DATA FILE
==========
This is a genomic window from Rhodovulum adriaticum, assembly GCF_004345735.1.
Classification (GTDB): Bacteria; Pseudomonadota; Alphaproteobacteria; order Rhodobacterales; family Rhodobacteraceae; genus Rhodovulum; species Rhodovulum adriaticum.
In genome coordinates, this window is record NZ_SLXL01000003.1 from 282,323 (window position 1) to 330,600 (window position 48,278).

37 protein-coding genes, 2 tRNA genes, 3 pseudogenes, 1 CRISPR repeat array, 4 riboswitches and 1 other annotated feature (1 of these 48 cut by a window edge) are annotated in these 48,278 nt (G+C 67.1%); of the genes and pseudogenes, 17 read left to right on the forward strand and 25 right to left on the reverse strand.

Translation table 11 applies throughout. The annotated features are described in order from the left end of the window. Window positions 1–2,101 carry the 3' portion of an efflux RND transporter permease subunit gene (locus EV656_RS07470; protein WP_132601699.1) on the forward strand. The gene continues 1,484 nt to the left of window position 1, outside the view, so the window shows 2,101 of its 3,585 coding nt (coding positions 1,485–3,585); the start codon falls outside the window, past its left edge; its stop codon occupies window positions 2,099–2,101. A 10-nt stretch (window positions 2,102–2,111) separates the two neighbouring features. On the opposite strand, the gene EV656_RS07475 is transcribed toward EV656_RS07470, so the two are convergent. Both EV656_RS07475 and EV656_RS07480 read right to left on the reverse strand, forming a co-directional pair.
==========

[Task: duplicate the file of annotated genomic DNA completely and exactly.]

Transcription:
This is a genomic window from Rhodovulum adriaticum, assembly GCF_004345735.1.
Classification (GTDB): Bacteria; Pseudomonadota; Alphaproteobacteria; order Rhodobacterales; family Rhodobacteraceae; genus Rhodovulum; species Rhodovulum adriaticum.
In genome coordinates, this window is record NZ_SLXL01000003.1 from 282,323 (window position 1) to 330,600 (window position 48,278).

37 protein-coding genes, 2 tRNA genes, 3 pseudogenes, 1 CRISPR repeat array, 4 riboswitches and 1 other annotated feature (1 of these 48 cut by a window edge) are annotated in these 48,278 nt (G+C 67.1%); of the genes and pseudogenes, 17 read left to right on the forward strand and 25 right to left on the reverse strand.

Translation table 11 applies throughout. The annotated features are described in order from the left end of the window. Window positions 1–2,101 carry the 3' portion of an efflux RND transporter permease subunit gene (locus EV656_RS07470; protein WP_132601699.1) on the forward strand. The gene continues 1,484 nt to the left of window position 1, outside the view, so the window shows 2,101 of its 3,585 coding nt (coding positions 1,485–3,585); the start codon falls outside the window, past its left edge; its stop codon occupies window positions 2,099–2,101. A 10-nt stretch (window positions 2,102–2,111) separates the two neighbouring features. On the opposite strand, the gene EV656_RS07475 is transcribed toward EV656_RS07470, so the two are convergent. Both EV656_RS07475 and EV656_RS07480 read right to left on the reverse strand, forming a co-directional pair.